Plan how you’ll win target accounts. While identifying target markets is a good place to start, strategic planning is incomplete if you do not dive into sales at the account level. In reviewing your current pipeline, which opportunities are “must wins” for your company in the first quarter? How will you close each one? 

Then figure out who in your existing customer base you’ll target for upsell opportunities in 2021. How will you execute those campaigns? Is there a specific remote work-related product offering they’d find helpful? Identify your upsell accounts, messages, and strategies to reach them as part of your Q1 marketing and sales plan. 

Finally, as you consider the target markets you’ve already identified, are there specific companies in those markets with whom you want to do business? How will you reach out? What messages will you use to attract their attention and close a sale? If you’re able to approach these target accounts with on-point messages and a solid value proposition, you’ll increase your chances for success, so don’t neglect this part of your analysis!

Identify your communication plans. In the last step of your sales and marketing planning, you should consider specific tactics for getting the word out to potential customers. In almost two decades in the industry, I’ve found this to be the area most neglected by small business owners, so take some time to get it just right. Be careful of simply following the crowd, as many “hot” messages are becoming saturated and are losing their appeal for business buyers. Today’s marketing options are varied and complex, and each comes with a price tag, so take a look at the marketing support your hardware and software vendors can provide. Many offer re-brandable artwork, campaigns, content marketing pieces, cooperative incentives and more to help you in these efforts, and this support can be an invaluable shortcut to getting you started with very high-quality materials.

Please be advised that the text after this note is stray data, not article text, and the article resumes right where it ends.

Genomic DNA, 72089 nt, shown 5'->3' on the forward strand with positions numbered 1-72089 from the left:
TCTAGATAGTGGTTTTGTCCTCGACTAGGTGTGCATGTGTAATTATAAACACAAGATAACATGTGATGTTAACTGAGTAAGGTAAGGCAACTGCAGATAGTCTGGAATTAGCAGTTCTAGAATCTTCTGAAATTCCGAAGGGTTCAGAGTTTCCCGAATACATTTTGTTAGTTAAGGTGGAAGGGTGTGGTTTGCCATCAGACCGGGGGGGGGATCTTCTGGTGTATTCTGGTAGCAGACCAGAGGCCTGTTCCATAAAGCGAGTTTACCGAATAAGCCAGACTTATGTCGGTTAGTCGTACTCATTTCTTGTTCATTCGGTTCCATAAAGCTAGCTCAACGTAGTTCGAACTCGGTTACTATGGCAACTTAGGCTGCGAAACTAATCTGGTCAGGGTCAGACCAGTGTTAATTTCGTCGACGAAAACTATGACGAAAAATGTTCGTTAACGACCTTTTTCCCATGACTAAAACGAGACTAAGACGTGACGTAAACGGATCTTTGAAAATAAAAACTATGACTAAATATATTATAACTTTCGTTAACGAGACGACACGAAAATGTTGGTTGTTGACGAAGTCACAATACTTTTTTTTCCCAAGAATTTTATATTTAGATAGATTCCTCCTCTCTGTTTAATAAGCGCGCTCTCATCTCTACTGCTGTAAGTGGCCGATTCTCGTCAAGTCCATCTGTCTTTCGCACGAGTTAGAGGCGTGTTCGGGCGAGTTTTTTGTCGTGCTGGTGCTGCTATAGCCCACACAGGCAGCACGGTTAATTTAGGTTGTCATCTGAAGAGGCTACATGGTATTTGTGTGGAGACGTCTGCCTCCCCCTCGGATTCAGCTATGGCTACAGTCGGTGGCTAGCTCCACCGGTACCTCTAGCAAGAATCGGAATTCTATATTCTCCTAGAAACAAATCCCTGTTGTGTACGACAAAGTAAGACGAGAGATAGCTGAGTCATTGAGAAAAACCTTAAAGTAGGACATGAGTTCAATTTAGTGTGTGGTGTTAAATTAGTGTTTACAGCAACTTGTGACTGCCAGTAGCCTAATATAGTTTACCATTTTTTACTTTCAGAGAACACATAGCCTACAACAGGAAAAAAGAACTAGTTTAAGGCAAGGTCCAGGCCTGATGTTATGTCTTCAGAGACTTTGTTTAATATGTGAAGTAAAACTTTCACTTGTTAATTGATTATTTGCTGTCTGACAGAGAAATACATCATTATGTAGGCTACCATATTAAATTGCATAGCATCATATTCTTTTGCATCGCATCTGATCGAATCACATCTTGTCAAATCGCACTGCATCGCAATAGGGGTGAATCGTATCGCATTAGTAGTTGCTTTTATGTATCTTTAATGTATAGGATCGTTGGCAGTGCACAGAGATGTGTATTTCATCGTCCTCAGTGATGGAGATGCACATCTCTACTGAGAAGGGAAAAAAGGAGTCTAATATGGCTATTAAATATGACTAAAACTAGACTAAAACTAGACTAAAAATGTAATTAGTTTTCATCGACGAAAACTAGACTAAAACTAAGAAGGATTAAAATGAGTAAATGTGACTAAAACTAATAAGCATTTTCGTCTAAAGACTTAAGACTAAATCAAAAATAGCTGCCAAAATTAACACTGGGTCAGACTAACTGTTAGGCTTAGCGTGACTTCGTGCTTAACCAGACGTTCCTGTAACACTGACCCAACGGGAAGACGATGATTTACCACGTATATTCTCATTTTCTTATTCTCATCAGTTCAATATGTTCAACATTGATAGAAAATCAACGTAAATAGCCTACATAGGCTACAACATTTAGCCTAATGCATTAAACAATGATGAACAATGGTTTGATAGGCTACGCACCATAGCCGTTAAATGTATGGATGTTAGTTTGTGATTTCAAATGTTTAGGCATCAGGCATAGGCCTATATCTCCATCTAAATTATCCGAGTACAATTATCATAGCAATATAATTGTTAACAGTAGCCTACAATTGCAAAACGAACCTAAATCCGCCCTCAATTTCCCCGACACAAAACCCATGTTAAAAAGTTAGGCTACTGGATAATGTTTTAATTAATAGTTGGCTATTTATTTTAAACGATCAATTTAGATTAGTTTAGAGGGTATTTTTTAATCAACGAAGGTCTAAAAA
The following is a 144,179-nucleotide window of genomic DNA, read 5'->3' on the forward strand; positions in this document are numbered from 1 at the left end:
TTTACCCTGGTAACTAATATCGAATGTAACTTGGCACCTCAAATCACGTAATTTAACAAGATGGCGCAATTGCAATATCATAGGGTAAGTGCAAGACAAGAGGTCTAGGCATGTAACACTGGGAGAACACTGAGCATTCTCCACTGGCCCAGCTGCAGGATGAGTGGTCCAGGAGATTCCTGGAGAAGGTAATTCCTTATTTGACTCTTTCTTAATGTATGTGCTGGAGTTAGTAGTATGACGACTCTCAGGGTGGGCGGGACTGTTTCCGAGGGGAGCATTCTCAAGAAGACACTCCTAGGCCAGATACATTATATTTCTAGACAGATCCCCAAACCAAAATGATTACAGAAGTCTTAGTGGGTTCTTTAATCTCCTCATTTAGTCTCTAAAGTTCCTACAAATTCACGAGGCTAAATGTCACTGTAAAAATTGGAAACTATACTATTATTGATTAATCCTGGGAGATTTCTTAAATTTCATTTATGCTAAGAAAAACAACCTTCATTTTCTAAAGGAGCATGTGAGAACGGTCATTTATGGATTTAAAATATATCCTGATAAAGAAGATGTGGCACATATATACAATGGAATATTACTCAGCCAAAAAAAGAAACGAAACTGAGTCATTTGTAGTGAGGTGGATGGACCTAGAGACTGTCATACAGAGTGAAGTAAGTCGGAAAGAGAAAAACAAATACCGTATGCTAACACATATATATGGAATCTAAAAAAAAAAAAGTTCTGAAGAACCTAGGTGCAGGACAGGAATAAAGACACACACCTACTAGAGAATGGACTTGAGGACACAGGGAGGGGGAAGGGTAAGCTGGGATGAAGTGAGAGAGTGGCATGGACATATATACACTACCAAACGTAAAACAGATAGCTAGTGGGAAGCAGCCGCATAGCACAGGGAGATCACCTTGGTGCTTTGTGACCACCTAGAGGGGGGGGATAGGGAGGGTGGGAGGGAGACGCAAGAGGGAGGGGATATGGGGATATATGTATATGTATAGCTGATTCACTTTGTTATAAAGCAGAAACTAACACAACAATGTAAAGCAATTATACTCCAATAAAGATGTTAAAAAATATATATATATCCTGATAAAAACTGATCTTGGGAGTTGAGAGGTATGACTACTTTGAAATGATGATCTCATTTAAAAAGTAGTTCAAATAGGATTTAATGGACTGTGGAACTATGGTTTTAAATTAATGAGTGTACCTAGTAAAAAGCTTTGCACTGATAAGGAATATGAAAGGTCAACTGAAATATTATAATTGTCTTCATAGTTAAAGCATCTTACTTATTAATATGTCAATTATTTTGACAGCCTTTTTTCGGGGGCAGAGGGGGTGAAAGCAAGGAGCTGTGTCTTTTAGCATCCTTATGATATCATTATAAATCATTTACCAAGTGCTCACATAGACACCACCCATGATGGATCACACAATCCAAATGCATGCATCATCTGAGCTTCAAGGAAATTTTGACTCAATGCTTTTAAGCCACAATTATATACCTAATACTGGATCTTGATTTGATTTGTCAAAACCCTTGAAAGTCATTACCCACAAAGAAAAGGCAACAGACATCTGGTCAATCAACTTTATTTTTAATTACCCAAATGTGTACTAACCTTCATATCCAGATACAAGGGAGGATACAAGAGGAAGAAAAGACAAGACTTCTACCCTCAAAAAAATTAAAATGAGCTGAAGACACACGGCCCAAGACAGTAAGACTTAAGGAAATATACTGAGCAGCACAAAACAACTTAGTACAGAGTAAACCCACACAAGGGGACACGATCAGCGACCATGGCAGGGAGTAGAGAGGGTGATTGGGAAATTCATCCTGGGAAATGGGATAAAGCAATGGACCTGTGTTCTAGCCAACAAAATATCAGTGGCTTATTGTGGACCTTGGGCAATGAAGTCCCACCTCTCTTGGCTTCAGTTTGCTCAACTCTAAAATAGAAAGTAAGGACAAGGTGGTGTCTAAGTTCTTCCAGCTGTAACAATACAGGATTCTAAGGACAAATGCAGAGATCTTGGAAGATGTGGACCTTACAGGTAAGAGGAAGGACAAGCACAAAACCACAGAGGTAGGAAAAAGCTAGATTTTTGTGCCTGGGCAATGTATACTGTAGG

If you don’t have marketing expertise on-staff, this is a great area to consider consulting help. Just be sure to carefully vet your options to work with an individual with a proven track record of success with similar companies and a willingness to agree to specific, measurable results as part of their contract. 

None of us wants to plan to fail, and none of us needs to anticipate business troubles in 2021. The need for information management technologies is very strong in our pandemic-altered business environment. Take some time in the first quarter to figure out who your target markets and accounts will be this year and how you’re going to reach out to them to engage and close new business. Why not plan to succeed?  

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Christina Robbins

Christina Robbins

is marketing manager at Digitech Systems LLC. To learn more about the company’s software and services, visit www.digitechsystems.com.
Christina Robbins

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Christina Robbins

Christina Robbins

is marketing manager at Digitech Systems LLC. To learn more about the company’s software and services, visit www.digitechsystems.com.